Outside The Box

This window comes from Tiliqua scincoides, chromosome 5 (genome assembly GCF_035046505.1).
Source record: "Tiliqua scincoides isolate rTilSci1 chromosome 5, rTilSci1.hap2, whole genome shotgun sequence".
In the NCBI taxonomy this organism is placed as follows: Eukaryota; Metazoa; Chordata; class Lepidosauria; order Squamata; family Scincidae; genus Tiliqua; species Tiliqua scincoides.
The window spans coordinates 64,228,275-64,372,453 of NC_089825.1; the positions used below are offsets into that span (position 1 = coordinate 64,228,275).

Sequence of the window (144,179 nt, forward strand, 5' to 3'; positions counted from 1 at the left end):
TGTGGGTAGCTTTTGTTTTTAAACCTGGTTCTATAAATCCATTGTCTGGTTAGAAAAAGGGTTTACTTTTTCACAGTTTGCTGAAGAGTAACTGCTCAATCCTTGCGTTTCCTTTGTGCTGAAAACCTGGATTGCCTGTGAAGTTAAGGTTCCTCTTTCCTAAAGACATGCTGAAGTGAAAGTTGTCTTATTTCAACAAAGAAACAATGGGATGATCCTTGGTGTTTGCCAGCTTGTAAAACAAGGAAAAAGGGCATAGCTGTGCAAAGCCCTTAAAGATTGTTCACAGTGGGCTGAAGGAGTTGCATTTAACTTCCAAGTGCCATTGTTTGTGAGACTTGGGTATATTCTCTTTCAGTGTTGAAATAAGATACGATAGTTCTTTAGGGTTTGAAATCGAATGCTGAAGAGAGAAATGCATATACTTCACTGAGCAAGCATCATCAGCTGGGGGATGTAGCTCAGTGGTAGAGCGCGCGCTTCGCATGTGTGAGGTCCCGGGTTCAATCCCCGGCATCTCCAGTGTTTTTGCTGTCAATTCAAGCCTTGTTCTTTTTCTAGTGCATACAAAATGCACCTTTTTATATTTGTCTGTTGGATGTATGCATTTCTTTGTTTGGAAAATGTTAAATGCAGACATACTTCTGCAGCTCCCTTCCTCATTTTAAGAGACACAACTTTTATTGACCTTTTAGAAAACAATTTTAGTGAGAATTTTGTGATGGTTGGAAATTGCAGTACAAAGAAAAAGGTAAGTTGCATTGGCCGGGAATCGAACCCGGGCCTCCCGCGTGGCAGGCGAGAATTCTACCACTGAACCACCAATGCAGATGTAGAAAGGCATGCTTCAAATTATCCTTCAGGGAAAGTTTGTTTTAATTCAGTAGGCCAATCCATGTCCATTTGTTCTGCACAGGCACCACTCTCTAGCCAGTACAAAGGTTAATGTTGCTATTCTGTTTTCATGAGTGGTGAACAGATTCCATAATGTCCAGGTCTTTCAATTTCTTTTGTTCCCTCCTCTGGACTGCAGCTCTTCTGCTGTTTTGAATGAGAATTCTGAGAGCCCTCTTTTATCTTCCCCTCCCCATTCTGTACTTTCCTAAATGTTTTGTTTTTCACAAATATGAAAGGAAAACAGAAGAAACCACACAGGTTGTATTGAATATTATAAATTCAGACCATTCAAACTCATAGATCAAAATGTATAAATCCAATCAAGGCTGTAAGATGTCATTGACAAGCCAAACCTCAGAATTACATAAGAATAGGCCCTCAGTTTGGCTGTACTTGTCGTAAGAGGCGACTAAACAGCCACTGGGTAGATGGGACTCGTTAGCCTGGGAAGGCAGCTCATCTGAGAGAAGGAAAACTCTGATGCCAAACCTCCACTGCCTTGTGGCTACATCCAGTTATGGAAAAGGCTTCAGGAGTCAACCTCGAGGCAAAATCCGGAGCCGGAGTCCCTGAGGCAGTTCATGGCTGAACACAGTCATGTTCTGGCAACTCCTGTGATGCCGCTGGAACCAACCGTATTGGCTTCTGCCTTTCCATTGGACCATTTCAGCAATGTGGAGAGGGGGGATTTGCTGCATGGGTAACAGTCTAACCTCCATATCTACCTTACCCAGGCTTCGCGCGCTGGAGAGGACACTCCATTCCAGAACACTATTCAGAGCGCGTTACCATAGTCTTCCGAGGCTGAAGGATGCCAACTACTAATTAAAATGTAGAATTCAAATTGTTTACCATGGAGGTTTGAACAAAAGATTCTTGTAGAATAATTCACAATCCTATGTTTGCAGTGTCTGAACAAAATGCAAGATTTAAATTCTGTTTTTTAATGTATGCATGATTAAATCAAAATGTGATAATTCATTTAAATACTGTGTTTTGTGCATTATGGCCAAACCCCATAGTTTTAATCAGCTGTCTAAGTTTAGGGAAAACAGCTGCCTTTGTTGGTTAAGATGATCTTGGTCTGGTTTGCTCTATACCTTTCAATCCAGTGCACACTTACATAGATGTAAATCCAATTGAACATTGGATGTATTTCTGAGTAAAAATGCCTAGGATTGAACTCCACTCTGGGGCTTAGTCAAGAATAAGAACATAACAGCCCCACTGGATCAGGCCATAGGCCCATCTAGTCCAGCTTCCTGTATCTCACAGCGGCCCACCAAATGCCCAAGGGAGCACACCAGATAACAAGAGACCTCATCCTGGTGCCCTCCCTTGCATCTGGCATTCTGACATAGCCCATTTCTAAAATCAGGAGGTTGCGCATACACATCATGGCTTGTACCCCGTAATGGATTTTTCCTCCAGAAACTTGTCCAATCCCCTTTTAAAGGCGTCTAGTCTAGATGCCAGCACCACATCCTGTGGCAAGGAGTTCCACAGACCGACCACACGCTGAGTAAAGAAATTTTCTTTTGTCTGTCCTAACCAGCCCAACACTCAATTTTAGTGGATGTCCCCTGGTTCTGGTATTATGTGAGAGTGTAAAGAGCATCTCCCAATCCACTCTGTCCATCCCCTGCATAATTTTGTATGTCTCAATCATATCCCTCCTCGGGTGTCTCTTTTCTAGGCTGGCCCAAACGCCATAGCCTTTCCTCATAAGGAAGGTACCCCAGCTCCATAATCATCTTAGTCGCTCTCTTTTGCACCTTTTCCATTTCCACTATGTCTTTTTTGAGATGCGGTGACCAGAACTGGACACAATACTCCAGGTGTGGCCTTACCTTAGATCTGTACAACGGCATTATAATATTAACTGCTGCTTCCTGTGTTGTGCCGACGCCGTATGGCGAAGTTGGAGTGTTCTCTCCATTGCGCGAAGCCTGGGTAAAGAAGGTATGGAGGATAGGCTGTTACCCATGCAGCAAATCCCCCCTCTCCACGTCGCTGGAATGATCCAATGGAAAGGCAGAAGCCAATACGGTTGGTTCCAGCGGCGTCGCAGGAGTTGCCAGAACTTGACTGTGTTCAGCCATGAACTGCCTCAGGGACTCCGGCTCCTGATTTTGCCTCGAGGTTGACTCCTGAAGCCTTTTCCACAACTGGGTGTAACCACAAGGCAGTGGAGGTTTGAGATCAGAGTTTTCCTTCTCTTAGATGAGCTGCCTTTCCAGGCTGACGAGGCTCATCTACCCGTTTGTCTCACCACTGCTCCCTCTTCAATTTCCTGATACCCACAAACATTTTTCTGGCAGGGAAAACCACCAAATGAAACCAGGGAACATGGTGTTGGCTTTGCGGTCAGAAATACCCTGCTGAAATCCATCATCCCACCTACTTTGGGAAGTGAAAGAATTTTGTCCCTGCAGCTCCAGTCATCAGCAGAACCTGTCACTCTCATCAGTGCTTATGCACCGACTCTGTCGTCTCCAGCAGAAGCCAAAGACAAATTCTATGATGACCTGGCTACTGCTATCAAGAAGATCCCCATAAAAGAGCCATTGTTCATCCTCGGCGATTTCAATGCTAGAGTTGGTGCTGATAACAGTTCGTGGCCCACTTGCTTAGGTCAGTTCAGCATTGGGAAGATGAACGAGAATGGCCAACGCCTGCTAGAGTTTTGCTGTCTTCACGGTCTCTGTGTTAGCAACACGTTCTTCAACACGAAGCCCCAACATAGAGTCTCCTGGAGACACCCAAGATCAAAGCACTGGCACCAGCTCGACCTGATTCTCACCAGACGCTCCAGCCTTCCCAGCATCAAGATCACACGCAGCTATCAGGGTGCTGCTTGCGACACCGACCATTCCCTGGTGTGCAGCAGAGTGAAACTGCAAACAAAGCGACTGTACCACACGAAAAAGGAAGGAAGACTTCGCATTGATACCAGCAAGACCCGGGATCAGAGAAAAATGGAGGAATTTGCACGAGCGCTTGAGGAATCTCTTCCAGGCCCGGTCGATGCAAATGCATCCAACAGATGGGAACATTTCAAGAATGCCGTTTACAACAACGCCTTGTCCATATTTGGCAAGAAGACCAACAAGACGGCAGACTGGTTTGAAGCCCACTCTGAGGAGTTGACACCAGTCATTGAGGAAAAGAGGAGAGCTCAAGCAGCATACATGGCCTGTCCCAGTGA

Skream's highly-anticipated second album finally arrives. Ollie "Skream" Jones is on a major roll. The Croydon DJ, producer and original dubstepper had the festival anthem of last year with his "Let's Get Ravey" remix of La Roux's "In For The Kill"; he's just been featured on the cover of NME with his Magnetic Man co-stars Benga and Artwork (not to mention the covers of DJ and Mixmag) and as we speak, he is all over Radio 1 with the lead track from Outside The Box. The tune in question, "Listenin' To The Records On My Wall," is the perfect introduction to why Skream's current level of success is just the beginning. It's a joyful, ragingly energetic celebration of the last quarter decade of British street music, inspired by the hardcore and jungle records used by his older brother Hijak. It's also a brilliant pop record that makes perfect sense to everyone who grew up surrounded by the breaks and beats of the 1990s and to those who didn't. This, however, is not a revival record. A natural-born modernist, Skream has selected 14 tracks that cover hip-hop (with one track featuring L.A. rapper Murs from Living Legends), bass-wobbling dubstep, dreamy electronica, a dark and tribal track with La Roux, and a strong dose of euphoric jungle on "The Epic Last Song" -- a track that is inadvisable to listen to while driving, unless you want another six points on your license. Outside The Box is the sound of an artist who is ready to take his considerable talents to a wider audience without compromising any of the raw, hedonistic, emotional, lose-yourself madness that has made him literally legendary to hundreds of thousands of people worldwide. Take "Where You Should Be," a song which features singer and songwriter Sam Frank. There's the 8-bit computer game inspiration of "CPU"; the Daft Punk-styled vocals of "How Real" featuring Freckles; the tuff-but-soothing heartbeat of "Fields Of Emotion" and the Jocelyn Brown-sampling "I Love The Way," which sees the first lady of disco pitched right down -- also heard during Skream's massive festival sets at Pukkelpop, Glastonbury and Roskilde. Towards the end of the album, there are moments that point in a whole new direction, like "Reflections," a tune written with talented drum 'n' bass-heads dBridge and Instra:mental. And then there's "A Song For Lenny," a sad and very personal musical dedication to a lost friend. Album aside, life is busy for Oliver Jones. He's back to DJing, switching up his sets to include 4/4, techno, garage and grime and, most weeks, hosting his Rinse FM show -- now alongside Benga. It's going to a big summer, inside and outside the box.